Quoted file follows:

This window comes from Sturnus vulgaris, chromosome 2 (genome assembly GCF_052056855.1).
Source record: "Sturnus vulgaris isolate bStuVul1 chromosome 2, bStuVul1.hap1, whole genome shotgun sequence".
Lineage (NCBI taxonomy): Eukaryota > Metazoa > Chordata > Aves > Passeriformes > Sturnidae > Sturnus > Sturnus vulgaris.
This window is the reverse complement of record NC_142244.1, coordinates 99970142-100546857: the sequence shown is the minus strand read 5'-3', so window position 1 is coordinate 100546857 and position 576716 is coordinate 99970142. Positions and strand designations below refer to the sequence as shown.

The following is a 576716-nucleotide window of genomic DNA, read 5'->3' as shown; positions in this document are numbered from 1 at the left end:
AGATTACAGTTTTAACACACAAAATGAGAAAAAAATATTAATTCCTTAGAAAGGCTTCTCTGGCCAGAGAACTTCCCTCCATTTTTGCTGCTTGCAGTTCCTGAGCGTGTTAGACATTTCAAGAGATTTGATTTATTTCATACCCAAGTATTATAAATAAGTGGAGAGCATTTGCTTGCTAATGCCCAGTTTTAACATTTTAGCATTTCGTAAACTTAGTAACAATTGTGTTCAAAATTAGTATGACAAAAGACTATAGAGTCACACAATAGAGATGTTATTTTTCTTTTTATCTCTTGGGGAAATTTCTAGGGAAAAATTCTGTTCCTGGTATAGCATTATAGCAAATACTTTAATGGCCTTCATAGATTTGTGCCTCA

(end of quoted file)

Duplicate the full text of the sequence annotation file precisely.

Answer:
This window comes from Sturnus vulgaris, chromosome 2 (genome assembly GCF_052056855.1).
Source record: "Sturnus vulgaris isolate bStuVul1 chromosome 2, bStuVul1.hap1, whole genome shotgun sequence".
Lineage (NCBI taxonomy): Eukaryota > Metazoa > Chordata > Aves > Passeriformes > Sturnidae > Sturnus > Sturnus vulgaris.
This window is the reverse complement of record NC_142244.1, coordinates 99970142-100546857: the sequence shown is the minus strand read 5'-3', so window position 1 is coordinate 100546857 and position 576716 is coordinate 99970142. Positions and strand designations below refer to the sequence as shown.

The following is a 576716-nucleotide window of genomic DNA, read 5'->3' as shown; positions in this document are numbered from 1 at the left end:
AGATTACAGTTTTAACACACAAAATGAGAAAAAAATATTAATTCCTTAGAAAGGCTTCTCTGGCCAGAGAACTTCCCTCCATTTTTGCTGCTTGCAGTTCCTGAGCGTGTTAGACATTTCAAGAGATTTGATTTATTTCATACCCAAGTATTATAAATAAGTGGAGAGCATTTGCTTGCTAATGCCCAGTTTTAACATTTTAGCATTTCGTAAACTTAGTAACAATTGTGTTCAAAATTAGTATGACAAAAGACTATAGAGTCACACAATAGAGATGTTATTTTTCTTTTTATCTCTTGGGGAAATTTCTAGGGAAAAATTCTGTTCCTGGTATAGCATTATAGCAAATACTTTAATGGCCTTCATAGATTTGTGCCTCA